My Brother's Blood Machine

My Brother's Blood Machine

by The Prize Fighter Inferno


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My Brother's Blood Machine

If Claudio Sanchez's voice wasn't so damned distinctive, there'd be just about nothing tying his solo project the Prize Fighter Inferno to his primary progressive emo-rock band Coheed & Cambria. OK, sure, there's the story line that connects the two groups together, but if you can clearly decipher what's going on throughout My Brother's Blood Machine, props to you. According to Sanchez, this album is told from the point of view of Inferno, aka Coheed's brother Jesse, who died in Coheed & Cambria's 2005 album. The plot line of his story predates the whole saga that dominates C & C's albums, setting up the three-family feud known as the Amory Wars. The Blood Machine is basically some kind of contraption built by two brothers of the Bleam family -- whose mother tells them that they are the new "dealers of death" appointed by God -- used for catching souls once they leave the bodies of the dead. A young girl named Cecillia McCloud runs into the brothers in the woods while fleeing her abusive father and that's where the Prize Fighter album begins. Or at least something like that. Confused yet? Thankfully, the music of Sanchez's side project (one which he worked on intermittently for about seven years) is a million times more straightforward than the concept driving it. The album is primarily electronic-based indie rock that is so mellow and relaxing, it works well on a superficial level alone (never mind figuring the lyrics out) just as soothing background music. Sanchez uses only sparse instrumentation alongside his often-hushed singing, acoustic strumming appearing over gentle blips and electro flourishes. Because of the stark uniformity of the music, however, it's easy for listeners to get distracted, as there's not always much to keep one's attention focused. Now, this isn't wholly bad because Sanchez pulls everything off quite pleasantly; it's just that some ideas seem only half-finished (whether or not that was the intention), that one track often begins before a prior one even seems to have gotten started. So while several hit the mark -- like the Michael Jackson-esque "The Margretville Dance" or the subtle gloom of "Run, Gunner Recall, Run! The Town Wants You Dead!" -- and overall My Brother's Blood Machine is more hit than miss, but it's still a bit lacking and unsatisfying, especially considering the amount of time invested in the project. For overachieving Coheed & Cambria fans only.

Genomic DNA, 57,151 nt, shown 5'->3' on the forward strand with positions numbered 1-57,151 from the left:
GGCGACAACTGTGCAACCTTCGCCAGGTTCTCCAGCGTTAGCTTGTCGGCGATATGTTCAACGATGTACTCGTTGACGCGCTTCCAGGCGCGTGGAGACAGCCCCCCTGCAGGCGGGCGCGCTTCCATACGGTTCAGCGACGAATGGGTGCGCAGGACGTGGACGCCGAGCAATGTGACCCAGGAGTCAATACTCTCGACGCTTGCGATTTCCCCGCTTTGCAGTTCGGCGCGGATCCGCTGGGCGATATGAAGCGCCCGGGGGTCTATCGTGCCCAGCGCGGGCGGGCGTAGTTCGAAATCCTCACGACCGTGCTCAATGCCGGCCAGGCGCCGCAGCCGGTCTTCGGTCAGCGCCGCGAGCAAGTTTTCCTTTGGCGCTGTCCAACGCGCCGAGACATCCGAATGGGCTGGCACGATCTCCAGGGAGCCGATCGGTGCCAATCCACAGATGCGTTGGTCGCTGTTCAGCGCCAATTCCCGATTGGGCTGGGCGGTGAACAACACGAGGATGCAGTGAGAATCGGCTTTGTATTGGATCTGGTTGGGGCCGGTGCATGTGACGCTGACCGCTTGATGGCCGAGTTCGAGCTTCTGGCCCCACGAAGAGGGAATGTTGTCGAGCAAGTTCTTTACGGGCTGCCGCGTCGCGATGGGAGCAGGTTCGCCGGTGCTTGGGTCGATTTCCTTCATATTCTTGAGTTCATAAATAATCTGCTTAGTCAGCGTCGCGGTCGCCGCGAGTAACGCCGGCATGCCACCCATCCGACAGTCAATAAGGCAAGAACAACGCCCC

Product Details

Release Date: 10/31/2006
Label: Equal Vision Records
UPC: 0794558113120
catalogNumber: 131
Rank: 168650


  1. The Going Price for Home
  2. The Fight of Moses Early & Sir Arthur McCloud
  3. Our Darling Daughter You Are, Little Cecillia Marie
  4. A Death in the Family
  5. The Margretville Dance
  6. Accidents
  7. Run, Gunner Recall, Run! The Town Wants You Dead!
  8. Who Watches the Watchmen?
  9. Wayne Andrews, The Old Bee Keeper
  10. The Missing McCloud Boys
  11. Easter
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My Brother's Blood Machine 5 out of 5 based on 0 ratings. 1 reviews.
Guest More than 1 year ago
This is the most unique CD I can remember in recent memory. For those who don't know, this is the solo project of the frontman of Coheed & Cambria, Claudio Sanchez. This is such a strange CD that it's really hard to think of the work as a single entity instead of a track-by-track basis. Due to the CD's creation time of seven years, the sound quality and styles change severely from track to track. This ranges from gutter-quality techno that burns nicely on the ears to slick, catchy, almost-pop songs that you can't get out of your head. The CD is almost entirely experimental with some nice techno touches and some beautiful acoustic songs. While one or two songs fall a little flat, this is more-than-worthy album to justify the purchase. Any fan of Coheed & Cambria will easily enjoy this, and any music fan will want to try this ambient gem.